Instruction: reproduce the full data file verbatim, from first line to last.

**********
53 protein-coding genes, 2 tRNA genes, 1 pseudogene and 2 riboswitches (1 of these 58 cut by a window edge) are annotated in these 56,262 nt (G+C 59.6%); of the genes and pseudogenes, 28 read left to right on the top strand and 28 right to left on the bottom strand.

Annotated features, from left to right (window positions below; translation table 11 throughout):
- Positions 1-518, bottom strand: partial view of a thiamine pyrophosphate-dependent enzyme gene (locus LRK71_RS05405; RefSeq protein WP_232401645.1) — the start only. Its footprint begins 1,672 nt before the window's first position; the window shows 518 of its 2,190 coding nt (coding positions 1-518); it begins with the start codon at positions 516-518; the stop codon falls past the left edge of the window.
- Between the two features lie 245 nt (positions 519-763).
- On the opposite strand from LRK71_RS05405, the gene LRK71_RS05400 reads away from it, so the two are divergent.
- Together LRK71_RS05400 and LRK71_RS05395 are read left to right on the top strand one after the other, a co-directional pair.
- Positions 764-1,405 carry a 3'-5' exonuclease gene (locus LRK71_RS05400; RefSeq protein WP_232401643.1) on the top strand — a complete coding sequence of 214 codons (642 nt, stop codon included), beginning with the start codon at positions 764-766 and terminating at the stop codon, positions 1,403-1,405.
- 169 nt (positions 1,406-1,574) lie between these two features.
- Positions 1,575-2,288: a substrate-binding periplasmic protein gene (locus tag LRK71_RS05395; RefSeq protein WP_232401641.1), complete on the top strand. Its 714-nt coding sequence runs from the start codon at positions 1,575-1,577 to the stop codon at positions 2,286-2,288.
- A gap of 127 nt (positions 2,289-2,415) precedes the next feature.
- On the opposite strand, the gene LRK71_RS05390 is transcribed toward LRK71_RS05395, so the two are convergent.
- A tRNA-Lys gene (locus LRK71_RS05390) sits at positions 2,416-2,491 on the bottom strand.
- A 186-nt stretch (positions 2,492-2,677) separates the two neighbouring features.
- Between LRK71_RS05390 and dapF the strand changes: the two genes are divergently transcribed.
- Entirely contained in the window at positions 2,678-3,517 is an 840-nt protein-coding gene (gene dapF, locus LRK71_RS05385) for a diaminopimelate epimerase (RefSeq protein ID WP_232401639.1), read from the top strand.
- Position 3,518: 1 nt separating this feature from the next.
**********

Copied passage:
53 protein-coding genes, 2 tRNA genes, 1 pseudogene and 2 riboswitches (1 of these 58 cut by a window edge) are annotated in these 56,262 nt (G+C 59.6%); of the genes and pseudogenes, 28 read left to right on the top strand and 28 right to left on the bottom strand.

Annotated features, from left to right (window positions below; translation table 11 throughout):
- Positions 1-518, bottom strand: partial view of a thiamine pyrophosphate-dependent enzyme gene (locus LRK71_RS05405; RefSeq protein WP_232401645.1) — the start only. Its footprint begins 1,672 nt before the window's first position; the window shows 518 of its 2,190 coding nt (coding positions 1-518); it begins with the start codon at positions 516-518; the stop codon falls past the left edge of the window.
- Between the two features lie 245 nt (positions 519-763).
- On the opposite strand from LRK71_RS05405, the gene LRK71_RS05400 reads away from it, so the two are divergent.
- Together LRK71_RS05400 and LRK71_RS05395 are read left to right on the top strand one after the other, a co-directional pair.
- Positions 764-1,405 carry a 3'-5' exonuclease gene (locus LRK71_RS05400; RefSeq protein WP_232401643.1) on the top strand — a complete coding sequence of 214 codons (642 nt, stop codon included), beginning with the start codon at positions 764-766 and terminating at the stop codon, positions 1,403-1,405.
- 169 nt (positions 1,406-1,574) lie between these two features.
- Positions 1,575-2,288: a substrate-binding periplasmic protein gene (locus tag LRK71_RS05395; RefSeq protein WP_232401641.1), complete on the top strand. Its 714-nt coding sequence runs from the start codon at positions 1,575-1,577 to the stop codon at positions 2,286-2,288.
- A gap of 127 nt (positions 2,289-2,415) precedes the next feature.
- On the opposite strand, the gene LRK71_RS05390 is transcribed toward LRK71_RS05395, so the two are convergent.
- A tRNA-Lys gene (locus LRK71_RS05390) sits at positions 2,416-2,491 on the bottom strand.
- A 186-nt stretch (positions 2,492-2,677) separates the two neighbouring features.
- Between LRK71_RS05390 and dapF the strand changes: the two genes are divergently transcribed.
- Entirely contained in the window at positions 2,678-3,517 is an 840-nt protein-coding gene (gene dapF, locus LRK71_RS05385) for a diaminopimelate epimerase (RefSeq protein ID WP_232401639.1), read from the top strand.
- Position 3,518: 1 nt separating this feature from the next.